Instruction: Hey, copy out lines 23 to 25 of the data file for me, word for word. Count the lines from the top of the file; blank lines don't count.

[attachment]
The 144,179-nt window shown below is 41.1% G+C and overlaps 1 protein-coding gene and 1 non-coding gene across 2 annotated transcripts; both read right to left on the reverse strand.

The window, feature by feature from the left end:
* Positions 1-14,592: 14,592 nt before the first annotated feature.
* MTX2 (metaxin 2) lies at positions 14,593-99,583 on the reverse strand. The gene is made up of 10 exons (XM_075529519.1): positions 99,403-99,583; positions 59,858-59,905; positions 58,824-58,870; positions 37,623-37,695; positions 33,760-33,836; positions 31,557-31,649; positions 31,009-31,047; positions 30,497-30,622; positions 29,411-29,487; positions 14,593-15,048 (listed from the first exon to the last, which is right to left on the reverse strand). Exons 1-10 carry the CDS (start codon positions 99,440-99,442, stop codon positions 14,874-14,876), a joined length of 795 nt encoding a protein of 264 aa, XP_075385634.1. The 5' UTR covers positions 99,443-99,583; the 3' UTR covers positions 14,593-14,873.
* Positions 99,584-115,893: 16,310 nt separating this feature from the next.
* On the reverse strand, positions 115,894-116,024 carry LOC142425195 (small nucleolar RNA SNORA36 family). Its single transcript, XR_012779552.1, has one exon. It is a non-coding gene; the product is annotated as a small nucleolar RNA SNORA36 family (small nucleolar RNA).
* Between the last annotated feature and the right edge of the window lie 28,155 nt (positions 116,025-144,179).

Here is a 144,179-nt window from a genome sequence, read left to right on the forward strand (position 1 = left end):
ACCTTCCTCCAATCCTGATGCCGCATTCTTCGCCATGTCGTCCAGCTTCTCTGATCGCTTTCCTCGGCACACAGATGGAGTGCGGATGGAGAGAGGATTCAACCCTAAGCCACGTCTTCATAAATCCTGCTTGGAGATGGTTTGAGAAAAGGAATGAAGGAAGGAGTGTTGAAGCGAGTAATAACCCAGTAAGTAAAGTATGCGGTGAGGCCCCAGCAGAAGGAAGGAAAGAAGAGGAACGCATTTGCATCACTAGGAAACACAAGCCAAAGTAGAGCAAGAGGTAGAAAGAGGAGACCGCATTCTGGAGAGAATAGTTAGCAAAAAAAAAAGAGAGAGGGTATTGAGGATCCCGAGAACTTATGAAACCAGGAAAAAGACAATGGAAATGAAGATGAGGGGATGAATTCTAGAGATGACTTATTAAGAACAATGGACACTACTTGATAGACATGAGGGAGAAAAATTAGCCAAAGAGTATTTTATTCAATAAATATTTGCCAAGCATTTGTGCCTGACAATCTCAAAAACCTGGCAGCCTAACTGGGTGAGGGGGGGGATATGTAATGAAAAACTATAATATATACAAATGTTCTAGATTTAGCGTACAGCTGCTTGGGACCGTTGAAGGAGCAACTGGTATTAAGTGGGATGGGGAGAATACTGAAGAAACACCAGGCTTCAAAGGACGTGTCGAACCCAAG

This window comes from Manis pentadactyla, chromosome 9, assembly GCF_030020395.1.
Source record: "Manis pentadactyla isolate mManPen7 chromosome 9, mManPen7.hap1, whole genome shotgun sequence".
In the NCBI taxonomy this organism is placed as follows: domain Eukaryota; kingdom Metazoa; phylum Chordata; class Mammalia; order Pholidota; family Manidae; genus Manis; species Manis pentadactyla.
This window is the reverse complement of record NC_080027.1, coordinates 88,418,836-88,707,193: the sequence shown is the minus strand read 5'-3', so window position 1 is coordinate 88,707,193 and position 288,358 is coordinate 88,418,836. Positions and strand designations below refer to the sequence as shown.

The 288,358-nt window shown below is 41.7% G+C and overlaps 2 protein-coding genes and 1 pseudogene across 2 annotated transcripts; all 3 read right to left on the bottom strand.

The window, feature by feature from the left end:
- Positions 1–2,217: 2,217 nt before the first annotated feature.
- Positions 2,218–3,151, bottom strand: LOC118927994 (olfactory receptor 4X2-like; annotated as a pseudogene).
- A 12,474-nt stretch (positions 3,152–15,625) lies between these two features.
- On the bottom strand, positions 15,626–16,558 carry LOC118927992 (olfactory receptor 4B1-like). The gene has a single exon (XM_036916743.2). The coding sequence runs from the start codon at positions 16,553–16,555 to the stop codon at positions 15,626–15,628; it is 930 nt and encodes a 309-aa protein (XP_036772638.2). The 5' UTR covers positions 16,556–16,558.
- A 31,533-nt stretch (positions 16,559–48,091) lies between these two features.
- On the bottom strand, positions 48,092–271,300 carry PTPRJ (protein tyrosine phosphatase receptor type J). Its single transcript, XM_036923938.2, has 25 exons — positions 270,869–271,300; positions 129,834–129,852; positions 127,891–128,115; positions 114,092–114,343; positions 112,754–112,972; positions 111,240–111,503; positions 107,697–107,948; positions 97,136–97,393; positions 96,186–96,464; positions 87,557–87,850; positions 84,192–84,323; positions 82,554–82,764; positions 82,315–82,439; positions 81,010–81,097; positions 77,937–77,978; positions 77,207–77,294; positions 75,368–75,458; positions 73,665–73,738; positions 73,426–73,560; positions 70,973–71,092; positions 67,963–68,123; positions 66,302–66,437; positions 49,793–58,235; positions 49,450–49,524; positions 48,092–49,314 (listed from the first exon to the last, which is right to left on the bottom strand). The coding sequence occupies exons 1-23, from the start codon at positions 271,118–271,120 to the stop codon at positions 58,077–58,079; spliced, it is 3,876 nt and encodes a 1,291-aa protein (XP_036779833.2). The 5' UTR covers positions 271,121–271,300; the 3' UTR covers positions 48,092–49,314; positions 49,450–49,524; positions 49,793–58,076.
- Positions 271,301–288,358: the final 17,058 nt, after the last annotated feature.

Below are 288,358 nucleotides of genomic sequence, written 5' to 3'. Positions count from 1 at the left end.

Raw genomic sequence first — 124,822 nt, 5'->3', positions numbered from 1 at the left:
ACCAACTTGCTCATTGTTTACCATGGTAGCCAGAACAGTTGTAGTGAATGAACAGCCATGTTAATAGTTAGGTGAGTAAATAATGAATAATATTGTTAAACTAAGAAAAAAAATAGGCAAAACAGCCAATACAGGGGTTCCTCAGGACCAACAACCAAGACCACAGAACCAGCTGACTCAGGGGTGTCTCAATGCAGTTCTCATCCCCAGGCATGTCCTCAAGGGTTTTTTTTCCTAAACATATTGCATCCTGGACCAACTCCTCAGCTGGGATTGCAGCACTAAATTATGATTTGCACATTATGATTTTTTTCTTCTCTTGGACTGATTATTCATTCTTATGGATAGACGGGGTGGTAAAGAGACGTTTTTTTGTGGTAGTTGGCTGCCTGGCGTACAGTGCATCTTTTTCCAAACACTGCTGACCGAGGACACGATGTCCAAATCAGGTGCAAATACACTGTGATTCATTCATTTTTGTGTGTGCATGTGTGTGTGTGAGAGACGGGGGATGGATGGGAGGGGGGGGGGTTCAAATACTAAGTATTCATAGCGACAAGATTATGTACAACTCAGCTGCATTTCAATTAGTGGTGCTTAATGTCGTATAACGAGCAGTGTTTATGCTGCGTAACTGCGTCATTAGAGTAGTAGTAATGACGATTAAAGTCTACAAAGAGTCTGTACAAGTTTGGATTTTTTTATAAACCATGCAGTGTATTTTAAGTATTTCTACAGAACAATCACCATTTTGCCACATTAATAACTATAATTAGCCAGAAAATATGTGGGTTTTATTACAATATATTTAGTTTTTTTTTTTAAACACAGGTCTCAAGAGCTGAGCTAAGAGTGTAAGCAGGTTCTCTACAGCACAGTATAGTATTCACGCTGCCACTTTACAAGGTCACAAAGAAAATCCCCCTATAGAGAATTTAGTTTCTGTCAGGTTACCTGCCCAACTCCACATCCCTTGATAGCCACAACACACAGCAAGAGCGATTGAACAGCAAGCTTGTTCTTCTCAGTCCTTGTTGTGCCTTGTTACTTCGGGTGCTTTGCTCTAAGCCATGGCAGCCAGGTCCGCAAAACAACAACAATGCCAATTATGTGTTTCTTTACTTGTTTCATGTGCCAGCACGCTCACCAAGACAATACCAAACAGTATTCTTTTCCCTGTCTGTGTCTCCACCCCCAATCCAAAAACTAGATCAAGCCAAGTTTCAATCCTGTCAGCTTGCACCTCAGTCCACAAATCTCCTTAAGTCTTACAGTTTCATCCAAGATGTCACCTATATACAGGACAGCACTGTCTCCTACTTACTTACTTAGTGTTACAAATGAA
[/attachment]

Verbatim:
Below are 288,358 nucleotides of genomic sequence, written 5' to 3'. Positions count from 1 at the left end.

Raw genomic sequence first — 124,822 nt, 5'->3', positions numbered from 1 at the left:
ACCAACTTGCTCATTGTTTACCATGGTAGCCAGAACAGTTGTAGTGAATGAACAGCCATGTTAATAGTTAGGTGAGTAAATAATGAATAATATTGTTAAACTAAGAAAAAAAATAGGCAAAACAGCCAATACAGGGGTTCCTCAGGACCAACAACCAAGACCACAGAACCAGCTGACTCAGGGGTGTCTCAATGCAGTTCTCATCCCCAGGCATGTCCTCAAGGGTTTTTTTTCCTAAACATATTGCATCCTGGACCAACTCCTCAGCTGGGATTGCAGCACTAAATTATGATTTGCACATTATGATTTTTTTCTTCTCTTGGACTGATTATTCATTCTTATGGATAGACGGGGTGGTAAAGAGACGTTTTTTTGTGGTAGTTGGCTGCCTGGCGTACAGTGCATCTTTTTCCAAACACTGCTGACCGAGGACACGATGTCCAAATCAGGTGCAAATACACTGTGATTCATTCATTTTTGTGTGTGCATGTGTGTGTGTGAGAGACGGGGGATGGATGGGAGGGGGGGGGGTTCAAATACTAAGTATTCATAGCGACAAGATTATGTACAACTCAGCTGCATTTCAATTAGTGGTGCTTAATGTCGTATAACGAGCAGTGTTTATGCTGCGTAACTGCGTCATTAGAGTAGTAGTAATGACGATTAAAGTCTACAAAGAGTCTGTACAAGTTTGGATTTTTTTATAAACCATGCAGTGTATTTTAAGTATTTCTACAGAACAATCACCATTTTGCCACATTAATAACTATAATTAGCCAGAAAATATGTGGGTTTTATTACAATATATTTAGTTTTTTTTTTTAAACACAGGTCTCAAGAGCTGAGCTAAGAGTGTAAGCAGGTTCTCTACAGCACAGTATAGTATTCACGCTGCCACTTTACAAGGTCACAAAGAAAATCCCCCTATAGAGAATTTAGTTTCTGTCAGGTTACCTGCCCAACTCCACATCCCTTGATAGCCACAACACACAGCAAGAGCGATTGAACAGCAAGCTTGTTCTTCTCAGTCCTTGTTGTGCCTTGTTACTTCGGGTGCTTTGCTCTAAGCCATGGCAGCCAGGTCCGCAAAACAACAACAATGCCAATTATGTGTTTCTTTACTTGTTTCATGTGCCAGCACGCTCACCAAGACAATACCAAACAGTATTCTTTTCCCTGTCTGTGTCTCCACCCCCAATCCAAAAACTAGATCAAGCCAAGTTTCAATCCTGTCAGCTTGCACCTCAGTCCACAAATCTCCTTAAGTCTTACAGTTTCATCCAAGATGTCACCTATATACAGGACAGCACTGTCTCCTACTTACTTACTTAGTGTTACAAATGAA